It’s amazing to see the improvements we have made compared to our first trip. The Seascape 27 is probably somewhat easy to sail but we’ve had our hands full anyways – we still have but it feels a lot less stressful.
The sailing part is relatively easy though and the boat is fast even with improper trim. Anyways, after 200 miles the stress factors above have decreased tremendously. We have found our ways to handle the boat – far from efficient yet but at least it works safely. A trick with the battens helps to secure the luff against being blown overboard and almost folds the main so it can be rolled up when lowering it.
you can easily pull or push it to compensate for a bad maneuver
Driving backwards is just a matter of practice and I have given up to turn over starboard… well well. The Seascape 27 is light weighted, you can easily pull or push it to compensate for a bad maneuver at the pier. Good for the rudders, they are quite exposed at the back. A good way to practice is with 4 people on board. You can place a set of hands at each critical spot to push or drag or do whatever when necessary without hard to the crew or boat.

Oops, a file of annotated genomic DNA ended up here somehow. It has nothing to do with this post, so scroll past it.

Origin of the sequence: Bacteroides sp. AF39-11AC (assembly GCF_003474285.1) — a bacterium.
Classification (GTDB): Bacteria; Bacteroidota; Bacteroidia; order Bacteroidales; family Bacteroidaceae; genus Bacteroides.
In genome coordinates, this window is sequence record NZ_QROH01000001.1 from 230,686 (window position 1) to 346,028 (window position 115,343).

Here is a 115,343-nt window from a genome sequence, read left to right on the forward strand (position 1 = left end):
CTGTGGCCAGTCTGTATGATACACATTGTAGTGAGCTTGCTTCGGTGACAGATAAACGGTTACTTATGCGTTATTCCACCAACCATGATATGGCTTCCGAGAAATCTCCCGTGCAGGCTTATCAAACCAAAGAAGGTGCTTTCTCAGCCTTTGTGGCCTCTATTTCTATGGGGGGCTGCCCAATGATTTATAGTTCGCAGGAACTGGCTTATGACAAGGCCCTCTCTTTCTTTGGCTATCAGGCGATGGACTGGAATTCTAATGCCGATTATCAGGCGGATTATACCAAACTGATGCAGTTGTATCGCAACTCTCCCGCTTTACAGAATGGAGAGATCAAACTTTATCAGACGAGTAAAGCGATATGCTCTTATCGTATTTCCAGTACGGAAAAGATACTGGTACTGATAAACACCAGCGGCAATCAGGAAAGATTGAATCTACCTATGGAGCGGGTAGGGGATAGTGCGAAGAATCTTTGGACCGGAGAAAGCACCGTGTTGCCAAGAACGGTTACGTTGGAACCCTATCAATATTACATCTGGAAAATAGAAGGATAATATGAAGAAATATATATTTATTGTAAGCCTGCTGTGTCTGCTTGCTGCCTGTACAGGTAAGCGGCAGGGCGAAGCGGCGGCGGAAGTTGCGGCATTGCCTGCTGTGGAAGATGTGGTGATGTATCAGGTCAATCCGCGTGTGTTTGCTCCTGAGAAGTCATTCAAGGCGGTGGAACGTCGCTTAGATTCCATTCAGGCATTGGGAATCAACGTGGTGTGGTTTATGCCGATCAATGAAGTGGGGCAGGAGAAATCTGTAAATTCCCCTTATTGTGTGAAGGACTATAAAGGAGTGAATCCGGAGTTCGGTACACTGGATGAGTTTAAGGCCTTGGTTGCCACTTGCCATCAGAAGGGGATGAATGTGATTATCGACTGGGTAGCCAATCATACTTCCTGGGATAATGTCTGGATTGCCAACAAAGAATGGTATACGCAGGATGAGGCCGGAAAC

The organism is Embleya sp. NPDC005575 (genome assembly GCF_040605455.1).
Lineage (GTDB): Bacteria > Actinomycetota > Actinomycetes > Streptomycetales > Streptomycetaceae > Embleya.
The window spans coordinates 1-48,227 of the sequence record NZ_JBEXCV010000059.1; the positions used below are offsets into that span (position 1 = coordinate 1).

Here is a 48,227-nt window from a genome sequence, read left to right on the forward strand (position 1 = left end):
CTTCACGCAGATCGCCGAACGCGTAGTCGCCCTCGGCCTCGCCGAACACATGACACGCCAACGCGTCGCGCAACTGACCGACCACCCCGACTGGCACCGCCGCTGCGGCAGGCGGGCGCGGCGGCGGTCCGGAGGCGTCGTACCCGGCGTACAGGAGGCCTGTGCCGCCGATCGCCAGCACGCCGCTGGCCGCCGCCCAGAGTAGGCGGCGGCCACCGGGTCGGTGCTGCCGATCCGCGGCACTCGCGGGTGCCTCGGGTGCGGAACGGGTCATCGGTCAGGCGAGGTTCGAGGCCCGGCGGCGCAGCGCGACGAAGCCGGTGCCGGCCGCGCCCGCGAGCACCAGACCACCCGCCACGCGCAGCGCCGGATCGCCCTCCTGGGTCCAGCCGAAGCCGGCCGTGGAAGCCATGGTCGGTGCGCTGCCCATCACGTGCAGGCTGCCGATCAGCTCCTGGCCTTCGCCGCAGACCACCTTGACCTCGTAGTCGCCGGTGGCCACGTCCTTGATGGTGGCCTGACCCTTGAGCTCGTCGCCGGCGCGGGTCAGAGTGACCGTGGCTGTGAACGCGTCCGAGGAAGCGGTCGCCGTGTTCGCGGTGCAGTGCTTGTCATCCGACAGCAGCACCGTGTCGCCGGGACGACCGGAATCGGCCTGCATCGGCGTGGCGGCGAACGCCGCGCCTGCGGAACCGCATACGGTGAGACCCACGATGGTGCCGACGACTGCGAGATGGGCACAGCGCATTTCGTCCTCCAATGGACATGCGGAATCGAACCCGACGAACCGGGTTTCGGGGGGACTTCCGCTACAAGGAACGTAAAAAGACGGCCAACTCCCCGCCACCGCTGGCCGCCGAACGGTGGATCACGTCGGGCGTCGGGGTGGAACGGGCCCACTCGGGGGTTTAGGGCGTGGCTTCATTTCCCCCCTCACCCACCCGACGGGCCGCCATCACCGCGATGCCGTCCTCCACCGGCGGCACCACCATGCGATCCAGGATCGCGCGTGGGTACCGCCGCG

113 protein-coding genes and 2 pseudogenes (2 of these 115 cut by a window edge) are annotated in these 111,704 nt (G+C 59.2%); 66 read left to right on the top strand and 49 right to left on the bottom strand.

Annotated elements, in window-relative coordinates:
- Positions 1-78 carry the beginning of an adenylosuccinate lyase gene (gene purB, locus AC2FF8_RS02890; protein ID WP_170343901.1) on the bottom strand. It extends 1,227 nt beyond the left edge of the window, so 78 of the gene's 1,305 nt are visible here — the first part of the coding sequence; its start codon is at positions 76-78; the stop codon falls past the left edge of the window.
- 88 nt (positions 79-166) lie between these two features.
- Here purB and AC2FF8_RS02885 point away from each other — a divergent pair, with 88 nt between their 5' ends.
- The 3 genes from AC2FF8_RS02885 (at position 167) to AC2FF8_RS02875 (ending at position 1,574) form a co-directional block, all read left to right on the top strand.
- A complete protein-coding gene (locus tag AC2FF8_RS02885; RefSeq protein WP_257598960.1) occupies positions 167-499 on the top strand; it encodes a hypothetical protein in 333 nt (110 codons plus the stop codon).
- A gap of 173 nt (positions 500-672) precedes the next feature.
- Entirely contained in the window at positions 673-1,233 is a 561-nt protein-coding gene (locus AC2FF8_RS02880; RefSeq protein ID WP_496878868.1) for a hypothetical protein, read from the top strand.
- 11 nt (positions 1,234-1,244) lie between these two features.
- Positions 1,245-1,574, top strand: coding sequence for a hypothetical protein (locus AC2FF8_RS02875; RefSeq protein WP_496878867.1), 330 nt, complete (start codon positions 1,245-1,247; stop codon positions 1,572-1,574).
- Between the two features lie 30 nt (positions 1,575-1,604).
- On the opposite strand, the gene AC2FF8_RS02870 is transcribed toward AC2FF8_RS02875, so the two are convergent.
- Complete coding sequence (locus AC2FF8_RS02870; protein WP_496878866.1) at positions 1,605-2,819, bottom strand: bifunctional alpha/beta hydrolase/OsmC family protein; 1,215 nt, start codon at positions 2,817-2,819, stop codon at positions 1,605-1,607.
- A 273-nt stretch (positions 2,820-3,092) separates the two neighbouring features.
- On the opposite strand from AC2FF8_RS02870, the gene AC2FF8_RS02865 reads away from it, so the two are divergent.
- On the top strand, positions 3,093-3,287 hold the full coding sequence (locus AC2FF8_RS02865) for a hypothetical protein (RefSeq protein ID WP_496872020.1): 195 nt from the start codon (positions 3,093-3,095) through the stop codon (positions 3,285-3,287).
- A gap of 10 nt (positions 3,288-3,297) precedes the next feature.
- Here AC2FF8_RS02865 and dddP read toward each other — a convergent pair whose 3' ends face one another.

We still didn’t get the hang of safely putting a reef into the main while rolling in 1.5 meters of waves. So we take it slow, if the forecast says 15 knots of wind or more, we’ll prepare the reef while still tied up and live with it, in case the wind is lighter and the reef becomes unnecessary.
This regime of safety led to a complete underpowered boat last week. She’s still beautiful though and could sail closer to the wind and even faster than most of the other boats at our course to port.
Practice makes perfect. Less stress = more fun and it’s getting prettier with every mile!